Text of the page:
There was also this from Dave H. who said, Most people don’t realize the world is inescapably analog regardless of the digital construct we run across it. Your temperature increases in the original video outlines this. We literally corral threshold, the gliding analog glide, into a digital number value which exists in only in our minds.

I can see how analog systems could execute the matrix multiplication which underpins AI far more quickly than digital. We already need to apply error correction across digital systems. It’s only perfect in our heads. So this can be applied to analog systems to increase accuracy. Maybe we’re looking at a relaxing of digital puritanism rather than something quote new.

And I like that comment. It sounds very much like Dave has a very big, uh, understanding, a really clear understanding of how this is all working. And I liked his reference to digital puritanism, and I thought it kind of applies to a lot of the conversations you and I have, Matt, in talking about people go into certain decisions, With a all or nothing mindset.

We’ve had this conversation a number of different times where it’s, well, if you can’t do this perfectly, Then you might as well not do it at all. And Dave is sending out a good reminder that that’s a kind of puritanical thinking where you remove all their options. There is one path forward. What you’re actually doing is restricting yourself.

From actually achieving any kind of advancement improvement. So thank you, Dave, for that comment. I thought it was very useful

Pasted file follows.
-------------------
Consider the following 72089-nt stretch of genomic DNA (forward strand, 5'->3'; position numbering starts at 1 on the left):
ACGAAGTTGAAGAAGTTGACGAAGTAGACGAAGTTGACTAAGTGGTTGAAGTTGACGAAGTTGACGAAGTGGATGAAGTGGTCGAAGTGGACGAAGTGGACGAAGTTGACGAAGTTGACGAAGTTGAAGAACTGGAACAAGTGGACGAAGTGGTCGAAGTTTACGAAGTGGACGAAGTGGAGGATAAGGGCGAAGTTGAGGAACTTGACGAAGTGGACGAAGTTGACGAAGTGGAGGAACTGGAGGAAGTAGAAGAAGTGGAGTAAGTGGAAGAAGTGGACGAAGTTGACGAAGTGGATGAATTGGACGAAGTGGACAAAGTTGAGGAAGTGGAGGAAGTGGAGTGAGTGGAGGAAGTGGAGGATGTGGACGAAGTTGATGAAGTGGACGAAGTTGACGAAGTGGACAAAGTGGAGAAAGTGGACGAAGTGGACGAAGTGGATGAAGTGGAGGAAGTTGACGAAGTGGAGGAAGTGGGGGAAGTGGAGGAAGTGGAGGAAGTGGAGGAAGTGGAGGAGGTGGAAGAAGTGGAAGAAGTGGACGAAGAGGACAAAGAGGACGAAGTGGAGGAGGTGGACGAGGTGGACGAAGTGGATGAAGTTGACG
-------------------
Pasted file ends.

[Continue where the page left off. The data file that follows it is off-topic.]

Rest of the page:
to add on to that comment. I, after the video came out, the CEO of Mythic, which is, uh, the, one of the companies I talked about in the video, that’s got a analog chip that they’re have on the market.

Um, he reached out to me. And said, Hey, you want to chat? So I had a chat with him last week and we talked about a whole range of things. But in my conversation with him, um, he brought up stuff around this exact point of that. You can’t be ideological about it, that, uh, there’s already error correction in digital systems.

And the argument, the analog introduces a lot of noise can be accounted for. In the processing that you’re doing. So, uh, for instance, if you’re doing AI or machine learning algorithms and, uh, You’re, you’re, you’re sending the calculation into this analog chip. So there’s a digital to analog conversion happening, which takes some power, but you send this massive calculation into the mythic chip.

And because it can do the calculation kind of like all at once, it just kind of boom. Cause it’s just a series of voltages all coming out where a digital system would have to be doing just a quick

second. And like, in my mind, it’s almost mechanical. It’s like, almost like gears in, uh, where somebody’s got a lever, it’s not, and they pull the lever and something turns and something else turns.

And is that, uh, No, like is my analogy off?

It’s off. Okay. Think of it like, um, you’re plugging something into an outlet. So you’ve got power coming through that wire and some devices need 120 volts. Some need 240 volts. They need different voltages. It’s voltages we’re talking about. So imagine power going through resistors and things like that.

The voltage equates to a number. If you want to think of it that way. So if you have a series of voltages coming through and the calculations are being done electrically, analog, these voltages, you get the number out at the end. So instead of flipping bits, a whole bunch of zeros and ones to do the calculations, you’re just adjusting voltages to get the, the, the calculation you need, which is slightly imprecise.